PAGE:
• Drain on paper towels, which you should replace as they become drenched with oil drippings. Don’t be discouraged; there is a secret against accumulating oil on the kitchen paper towel; these are:
    • do not fry pakoras in oil that is not hot enough. if you do, you run into having anything deep fried take more oil than necessary.
    • let your pakoras dry standing on one side rather than the heavier weight (lie flat) onto the paper towels,
Prepping Mixed Vegetable Pakoras
Prepping Pakoras


How to Serve Pakoras

It is best to serve these delicious pakoras warm. Pakoras can be eaten as they are, straight from the pan. They are also good with dips, which vary – from yogurt to avocado dip to chutneys. My kids are easy to please: pakoras as they are, or dip them in either catsup or a combination of catsup and mayonnaise. I like them with lemon and soy sauce, which I call my pakora sauce, although it is nothing but a Filipino condiment. LOL!

Now one of our favorites at home, I had also taken this to potluck get-togethers and when visiting with my sisters-in-law. Usually served as a snack, pakora is also good at lunch and dinner, either as an appetizer or as a main meal.

How to Serve Pakoras
Serving Pakoras


How to Store Leftover Pakoras

Leftover pakoras can be kept as is for a few hours if they were to be consumed on the same day. Otherwise, keep them in the fridge covered with plastic wrap for a good couple of days. If you want to reheat leftovers, line them on a baking sheet and bake them in the oven for no more than 10 minutes, or in the air fryer for no more than 5 minutes. Do not refry them as they will take in more oil.

Cooking tips:

  • Crispy pakora is usually dependent on a few things which include drier vegetables by draining them of their juices, and generosity in the use of onions.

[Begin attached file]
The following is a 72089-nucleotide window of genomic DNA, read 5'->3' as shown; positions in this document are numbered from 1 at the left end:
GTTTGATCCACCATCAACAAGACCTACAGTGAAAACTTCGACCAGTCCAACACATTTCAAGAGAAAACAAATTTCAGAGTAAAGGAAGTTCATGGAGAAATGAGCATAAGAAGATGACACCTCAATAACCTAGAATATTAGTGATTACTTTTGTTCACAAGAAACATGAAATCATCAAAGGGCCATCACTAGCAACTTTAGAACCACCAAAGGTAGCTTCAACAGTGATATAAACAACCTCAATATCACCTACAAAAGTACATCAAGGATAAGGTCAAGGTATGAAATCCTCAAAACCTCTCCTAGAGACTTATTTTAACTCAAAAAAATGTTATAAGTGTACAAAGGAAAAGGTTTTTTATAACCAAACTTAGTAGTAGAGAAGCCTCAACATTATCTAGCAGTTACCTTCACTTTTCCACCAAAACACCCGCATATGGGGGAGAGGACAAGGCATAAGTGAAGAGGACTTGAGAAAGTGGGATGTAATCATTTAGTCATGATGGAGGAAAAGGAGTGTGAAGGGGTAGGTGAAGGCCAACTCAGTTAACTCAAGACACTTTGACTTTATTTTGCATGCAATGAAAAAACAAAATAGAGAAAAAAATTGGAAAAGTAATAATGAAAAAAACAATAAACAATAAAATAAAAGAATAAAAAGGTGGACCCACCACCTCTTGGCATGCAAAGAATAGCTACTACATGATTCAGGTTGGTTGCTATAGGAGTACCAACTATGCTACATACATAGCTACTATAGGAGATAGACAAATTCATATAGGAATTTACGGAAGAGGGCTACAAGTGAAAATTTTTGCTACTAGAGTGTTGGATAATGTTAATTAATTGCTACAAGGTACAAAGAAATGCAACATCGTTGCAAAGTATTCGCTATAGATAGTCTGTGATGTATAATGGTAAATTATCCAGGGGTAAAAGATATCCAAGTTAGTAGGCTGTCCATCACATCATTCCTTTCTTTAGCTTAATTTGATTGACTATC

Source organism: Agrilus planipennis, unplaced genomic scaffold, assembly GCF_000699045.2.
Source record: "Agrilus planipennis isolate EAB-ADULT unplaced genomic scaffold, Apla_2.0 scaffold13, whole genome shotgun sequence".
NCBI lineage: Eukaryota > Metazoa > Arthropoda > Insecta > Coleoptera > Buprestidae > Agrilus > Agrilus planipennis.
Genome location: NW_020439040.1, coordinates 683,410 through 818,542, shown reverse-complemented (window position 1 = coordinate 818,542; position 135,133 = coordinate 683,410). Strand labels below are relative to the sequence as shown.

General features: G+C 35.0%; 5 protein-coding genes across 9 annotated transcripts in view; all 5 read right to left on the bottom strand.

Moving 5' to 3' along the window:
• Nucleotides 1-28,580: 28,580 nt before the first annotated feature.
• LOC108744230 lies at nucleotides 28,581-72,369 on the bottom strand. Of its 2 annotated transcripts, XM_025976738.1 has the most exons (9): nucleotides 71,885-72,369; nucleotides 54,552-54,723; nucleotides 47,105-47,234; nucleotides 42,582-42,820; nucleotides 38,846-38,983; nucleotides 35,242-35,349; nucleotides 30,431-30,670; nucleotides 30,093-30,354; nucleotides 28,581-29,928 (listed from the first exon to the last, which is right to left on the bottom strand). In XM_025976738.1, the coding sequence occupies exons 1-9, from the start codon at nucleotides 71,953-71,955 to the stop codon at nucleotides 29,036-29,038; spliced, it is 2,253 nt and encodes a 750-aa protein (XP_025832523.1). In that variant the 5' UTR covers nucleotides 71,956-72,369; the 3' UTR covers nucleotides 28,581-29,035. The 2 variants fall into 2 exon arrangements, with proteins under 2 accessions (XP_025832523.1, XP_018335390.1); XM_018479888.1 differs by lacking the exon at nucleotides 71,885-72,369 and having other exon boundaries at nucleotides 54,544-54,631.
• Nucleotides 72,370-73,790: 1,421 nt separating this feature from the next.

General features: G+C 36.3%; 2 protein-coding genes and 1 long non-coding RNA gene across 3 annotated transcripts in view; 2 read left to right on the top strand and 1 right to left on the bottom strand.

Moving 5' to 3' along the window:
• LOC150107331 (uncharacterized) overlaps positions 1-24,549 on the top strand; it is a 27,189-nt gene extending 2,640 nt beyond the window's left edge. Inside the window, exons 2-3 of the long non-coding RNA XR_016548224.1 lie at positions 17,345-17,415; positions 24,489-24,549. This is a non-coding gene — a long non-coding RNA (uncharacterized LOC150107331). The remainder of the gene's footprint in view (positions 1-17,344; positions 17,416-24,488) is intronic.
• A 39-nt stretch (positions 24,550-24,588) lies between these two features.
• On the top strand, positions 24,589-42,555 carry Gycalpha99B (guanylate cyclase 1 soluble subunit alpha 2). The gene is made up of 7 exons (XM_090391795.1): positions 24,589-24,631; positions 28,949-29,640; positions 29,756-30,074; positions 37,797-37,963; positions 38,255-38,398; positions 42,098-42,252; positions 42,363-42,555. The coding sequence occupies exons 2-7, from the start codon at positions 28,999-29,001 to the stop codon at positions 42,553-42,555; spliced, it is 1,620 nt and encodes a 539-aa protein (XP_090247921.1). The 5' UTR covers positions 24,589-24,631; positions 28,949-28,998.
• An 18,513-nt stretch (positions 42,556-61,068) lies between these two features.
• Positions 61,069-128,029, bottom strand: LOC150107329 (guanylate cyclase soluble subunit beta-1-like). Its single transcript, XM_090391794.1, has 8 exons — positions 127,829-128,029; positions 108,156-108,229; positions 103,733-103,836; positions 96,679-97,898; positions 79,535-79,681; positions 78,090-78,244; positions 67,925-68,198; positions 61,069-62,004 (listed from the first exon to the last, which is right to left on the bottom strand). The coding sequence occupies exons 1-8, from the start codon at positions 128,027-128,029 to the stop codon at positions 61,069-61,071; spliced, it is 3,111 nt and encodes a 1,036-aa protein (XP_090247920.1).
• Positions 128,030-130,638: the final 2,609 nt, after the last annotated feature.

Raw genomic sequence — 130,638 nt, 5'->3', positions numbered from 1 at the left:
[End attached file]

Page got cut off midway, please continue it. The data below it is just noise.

• Thinly sliced onions produce crispier pakoras.
  • Chickpea flour cannot be replaced by all-purpose flour. I had tried it.
  • Chilli flakes, sliced fresh chili, or chilli powder are optional. I prepare pakoras without the chilis, but I put sliced red chilis in my lemon-soy sauce dip.
  • I had tried adding a couple of tablespoons of cornstarch to the batter. The pakoras turned out a bit hard!
  • Do not forget the baking powder!
  • Add a tablespoon of water (one at a time) to the batter, as necessary. Tablespoons of water used sparingly are your savior in achieving a smooth batter.
  • Adding peanut oil to your cooking oil or vegetable oil gives a wonderful nutty taste to your fekkora.
  • The crunchy pakora batch is determined by the number of pekoras on the pan, so give them breathing space as you cook them, rather than over-crowding them.
  • Set your cooking flame to medium heat after the first batch to refrain from getting burned pakoras on the outside and uncooked on the inside.
  • Bite-size pieces are best. It only entails more batches, but hey, enjoy it. You will not regret it.
  • Slotted spoons are your best friend; your hands will not have the batter sediments.
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Fried Vegetables - Pakora

Mixed Vegetable Pakora

  • Author: Magida
  • Prep Time: 30 minutes
  • Cook Time: 30 minutes
  • Total Time: 1 hour
  • Yield: 6-8 1x
  • Category: appetizer
  • Method: cooking
  • Cuisine: Indian


Mixed, spiced, breaded and deep-fried vegetables


  • 1 medium onion (thinly sliced or chopped roughly)
  • 1 carrot (julienned)
  • 1 eggplant (julienned)
  • 1 zucchini (julienned)
  • 1 potato (julienned)
  • 3 tbsp chopped parsley or coriander
  • 3 tbsp chopped mint leaves

For the breading

  • 1 cup garbanzo (gram flour)
  • ½ cup water
  • 1 egg
  • 1 tsp baking powder
  • 1 tsp cumin powder
  • ½ tsp garam masala


  • Put julienned vegetables in a colander. Sprinkle with salt and leave for 20 minutes. Wash off with water, drain, and dry using kitchen towels. Add onions and mix.
  • In a separate bowl, add all breading ingredients and mix until without lumps.
  • Add julienned vegetables, chopped greens, and onions, and mix gently.
  • Heat cooking oil in a deep pan.
  • Scoop the mixture using a spoon and push onto cooking oil using another spoon.
  • Fry until golden.
  • Drain and serve hot.

Keywords: mixed vegetable pakora, pakora vegetable, vegetable pakora recipe



Tools Used in Cooking Mixed Vegetable Pakoras



  1. Thank you very much for sharing these yummy recipes. Your version of Pakora is great. I tried the breading to a mix of julienne sweet potatoes & pumpkin and turned out tastier than traditional pinoy Okoy.

  2. Hi friend! Thanks for sharing this recipe. Looks good! The other day, I cooked spiced chicken with rice since I craved for Arab food. It turned out good though …That recipe came from you! Keep the recipes going.